Centre for International Human Resource Management

Changing the Way We Think about Performance

Invitation-only workshop with Dr Philip Stiles, University Senior Lecturer in Corporate Governance and Co-Director of the Centre for International Human Resource Management

24 November 2016

All organisations want to increase the performance of their employees but the conventional ways of managing performance are no longer working. Recent surveys on the effectiveness of performance management systems the appraisal process, the ranking, the link to rewards show dramatic dissatisfaction with current systems and a general belief that they do not provide real positive impact in the workplace. A particular focus of disenchantment is the forced distribution ranking system. As Laszlo Bock, SVP of People Operations at Google puts it, "employees hate it, managers hate it. Even HR departments hate it." (2015). But most companies have some version of this approach, probably only because other companies have it too. But what is the alternative? How can performance management really be made to work well?

In this invitation-only workshop we explore the new developments in research and in practice that are completely changing the face of how employee performance is managed. First, new research shows that performance is not normally distributed through the organisation but is subject to a Pareto distribution, which means broadly that 20 per cent of the employees are responsible for 80 per cent of the performance.

This has the implication that more than half the workforce is below standard in terms of performance. As a consequence, many companies such as Accenture, Ernst and Young, Medtronic, and Eli Lilly are ditching ratings altogether and putting in place new arrangements to improve the performance of their organisations.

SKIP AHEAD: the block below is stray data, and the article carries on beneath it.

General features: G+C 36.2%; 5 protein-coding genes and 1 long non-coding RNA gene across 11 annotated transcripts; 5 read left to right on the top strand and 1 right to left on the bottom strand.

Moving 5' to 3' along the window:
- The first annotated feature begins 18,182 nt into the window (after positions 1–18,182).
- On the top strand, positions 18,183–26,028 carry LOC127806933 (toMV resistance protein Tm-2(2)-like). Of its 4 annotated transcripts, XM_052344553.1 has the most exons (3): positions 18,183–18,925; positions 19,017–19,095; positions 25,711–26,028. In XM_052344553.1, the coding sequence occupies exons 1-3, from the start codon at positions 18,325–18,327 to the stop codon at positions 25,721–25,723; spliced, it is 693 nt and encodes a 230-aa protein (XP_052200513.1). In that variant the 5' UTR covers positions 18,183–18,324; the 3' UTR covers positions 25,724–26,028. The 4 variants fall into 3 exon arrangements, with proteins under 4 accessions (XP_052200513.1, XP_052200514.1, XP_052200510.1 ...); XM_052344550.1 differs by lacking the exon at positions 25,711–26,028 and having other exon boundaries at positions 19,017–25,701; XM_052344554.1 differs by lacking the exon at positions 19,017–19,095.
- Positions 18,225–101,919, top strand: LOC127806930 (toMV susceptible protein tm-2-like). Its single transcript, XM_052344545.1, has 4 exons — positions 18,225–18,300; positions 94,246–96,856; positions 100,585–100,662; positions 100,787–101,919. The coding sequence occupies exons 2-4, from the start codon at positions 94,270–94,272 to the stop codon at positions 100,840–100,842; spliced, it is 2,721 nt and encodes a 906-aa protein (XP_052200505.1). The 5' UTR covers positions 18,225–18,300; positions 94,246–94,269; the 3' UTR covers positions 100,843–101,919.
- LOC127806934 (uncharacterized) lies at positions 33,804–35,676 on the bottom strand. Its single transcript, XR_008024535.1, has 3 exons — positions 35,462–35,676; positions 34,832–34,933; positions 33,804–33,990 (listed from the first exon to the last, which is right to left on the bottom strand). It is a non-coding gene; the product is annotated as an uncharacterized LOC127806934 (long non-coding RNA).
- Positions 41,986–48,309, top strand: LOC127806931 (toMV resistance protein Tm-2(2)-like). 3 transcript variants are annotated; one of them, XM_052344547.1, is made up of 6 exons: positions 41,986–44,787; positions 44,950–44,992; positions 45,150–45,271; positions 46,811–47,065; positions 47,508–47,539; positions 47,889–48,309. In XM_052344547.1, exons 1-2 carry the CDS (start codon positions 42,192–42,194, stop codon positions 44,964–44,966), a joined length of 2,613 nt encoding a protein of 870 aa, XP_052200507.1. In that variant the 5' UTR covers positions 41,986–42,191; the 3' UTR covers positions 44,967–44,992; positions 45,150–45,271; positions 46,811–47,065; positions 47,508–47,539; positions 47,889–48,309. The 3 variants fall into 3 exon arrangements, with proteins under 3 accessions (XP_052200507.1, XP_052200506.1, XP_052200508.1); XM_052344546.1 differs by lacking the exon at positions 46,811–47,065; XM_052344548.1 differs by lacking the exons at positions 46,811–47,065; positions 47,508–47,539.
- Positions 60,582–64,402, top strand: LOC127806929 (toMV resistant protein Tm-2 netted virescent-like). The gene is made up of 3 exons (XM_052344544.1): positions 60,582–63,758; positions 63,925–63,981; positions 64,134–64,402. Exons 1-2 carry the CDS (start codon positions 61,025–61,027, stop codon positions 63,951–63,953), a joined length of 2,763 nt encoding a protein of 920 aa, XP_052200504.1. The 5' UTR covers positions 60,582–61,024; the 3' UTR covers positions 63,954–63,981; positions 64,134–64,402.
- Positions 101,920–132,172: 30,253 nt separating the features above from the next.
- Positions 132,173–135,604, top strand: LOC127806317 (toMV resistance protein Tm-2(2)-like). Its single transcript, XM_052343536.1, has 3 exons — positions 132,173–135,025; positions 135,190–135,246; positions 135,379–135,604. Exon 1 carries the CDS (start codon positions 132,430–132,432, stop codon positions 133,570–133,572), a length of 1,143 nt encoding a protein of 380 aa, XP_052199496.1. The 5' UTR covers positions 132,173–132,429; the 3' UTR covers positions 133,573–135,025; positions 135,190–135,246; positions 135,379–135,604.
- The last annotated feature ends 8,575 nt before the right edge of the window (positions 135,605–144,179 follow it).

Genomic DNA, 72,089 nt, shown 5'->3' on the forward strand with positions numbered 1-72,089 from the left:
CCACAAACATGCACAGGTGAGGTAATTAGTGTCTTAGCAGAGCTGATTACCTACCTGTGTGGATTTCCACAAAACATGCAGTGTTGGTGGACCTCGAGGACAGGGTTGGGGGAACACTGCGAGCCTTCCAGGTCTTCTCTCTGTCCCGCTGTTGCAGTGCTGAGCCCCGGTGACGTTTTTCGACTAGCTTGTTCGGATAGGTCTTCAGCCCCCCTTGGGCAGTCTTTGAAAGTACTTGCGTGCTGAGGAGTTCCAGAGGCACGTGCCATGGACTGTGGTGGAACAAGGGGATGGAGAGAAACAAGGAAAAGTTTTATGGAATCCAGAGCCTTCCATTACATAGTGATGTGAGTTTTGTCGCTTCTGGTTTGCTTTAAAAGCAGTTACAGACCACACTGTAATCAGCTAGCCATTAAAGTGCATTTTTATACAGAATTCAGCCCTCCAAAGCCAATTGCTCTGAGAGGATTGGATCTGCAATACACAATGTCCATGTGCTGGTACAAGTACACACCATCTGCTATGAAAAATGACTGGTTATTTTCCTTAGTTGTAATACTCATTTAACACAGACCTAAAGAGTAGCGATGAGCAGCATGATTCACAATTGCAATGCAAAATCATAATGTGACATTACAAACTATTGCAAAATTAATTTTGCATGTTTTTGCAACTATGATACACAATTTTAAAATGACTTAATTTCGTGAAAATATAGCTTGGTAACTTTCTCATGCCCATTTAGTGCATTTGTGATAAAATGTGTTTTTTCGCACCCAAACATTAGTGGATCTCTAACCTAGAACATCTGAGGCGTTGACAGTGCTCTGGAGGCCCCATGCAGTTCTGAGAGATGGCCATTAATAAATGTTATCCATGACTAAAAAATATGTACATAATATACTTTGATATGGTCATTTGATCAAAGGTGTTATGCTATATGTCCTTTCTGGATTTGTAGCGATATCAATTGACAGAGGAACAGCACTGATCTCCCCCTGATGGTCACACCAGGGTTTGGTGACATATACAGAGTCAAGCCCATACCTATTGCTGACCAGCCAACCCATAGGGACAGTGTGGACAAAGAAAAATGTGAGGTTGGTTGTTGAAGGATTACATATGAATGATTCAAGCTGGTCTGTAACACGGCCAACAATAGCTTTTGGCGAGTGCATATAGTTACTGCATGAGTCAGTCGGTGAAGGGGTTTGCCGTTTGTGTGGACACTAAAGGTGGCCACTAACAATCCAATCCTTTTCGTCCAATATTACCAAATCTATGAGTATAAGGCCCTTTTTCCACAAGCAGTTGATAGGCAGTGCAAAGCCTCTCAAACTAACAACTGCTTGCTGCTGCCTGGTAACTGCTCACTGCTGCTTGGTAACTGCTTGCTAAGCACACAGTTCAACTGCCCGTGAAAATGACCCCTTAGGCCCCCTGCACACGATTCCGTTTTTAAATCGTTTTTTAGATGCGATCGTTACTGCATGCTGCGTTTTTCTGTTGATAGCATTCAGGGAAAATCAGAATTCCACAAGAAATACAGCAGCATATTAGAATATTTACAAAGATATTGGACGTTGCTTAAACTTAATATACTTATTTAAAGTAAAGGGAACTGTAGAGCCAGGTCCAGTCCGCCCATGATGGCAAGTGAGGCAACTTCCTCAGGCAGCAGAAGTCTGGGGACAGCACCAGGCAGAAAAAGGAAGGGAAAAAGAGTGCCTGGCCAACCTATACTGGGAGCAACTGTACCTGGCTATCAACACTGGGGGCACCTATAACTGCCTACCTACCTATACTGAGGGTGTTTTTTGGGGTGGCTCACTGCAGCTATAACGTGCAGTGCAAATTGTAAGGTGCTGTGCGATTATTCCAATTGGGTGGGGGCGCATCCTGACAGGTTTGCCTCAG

In addition to the particular aspects of performance, this issue has wider implications for the organisation regarding culture and overall effectiveness.

The way an organisation handles performance management has profound effects on its culture. Traditional performance approaches can exacerbate internal competition and politicking and also generate large amounts of bureaucracy which can demotivate managers and staff. This can have large negative outcomes for culture. Add in the fact that few firms provide clear consequences for performance, either in terms of pay or development, and the difficulties for culture start to stack up. So the promise of a new way of performance management is exciting and potentially revolutionary.

This too will have large consequences for the role of the manager and the leader. If there is a move away from standard performance approaches, the onus will be on managers and leaders to have a much more "hands-on" role in managing the performance of their staff, and a number of key questions arise, for example: are managers and leaders ready for this responsibility? What training would they need to ensure they do this well? What kind of mind-set shift is needed for this to be effective?

In this workshop we will explore what those new arrangements are, show the research behind the changes in performance management and ask how such changes may be appropriate for your organisation.


Email Matthew Walkley to confirm your attendance »

Find Out More

Attendance at this event is by invitation only. If you have any queries please contact us at:

Matthew Walkley
Corporate Relations Manager, Executive Education
Cambridge Judge Business School

E: execedcomms@jbs.cam.ac.uk
T: +44 (0)1223 765371

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Dr Philip Stiles

Dr Philip Stiles

© Cambridge Judge Business School, Trumpington Street, Cambridge, CB2 1AG, UK. Tel +44 (0)1223 339700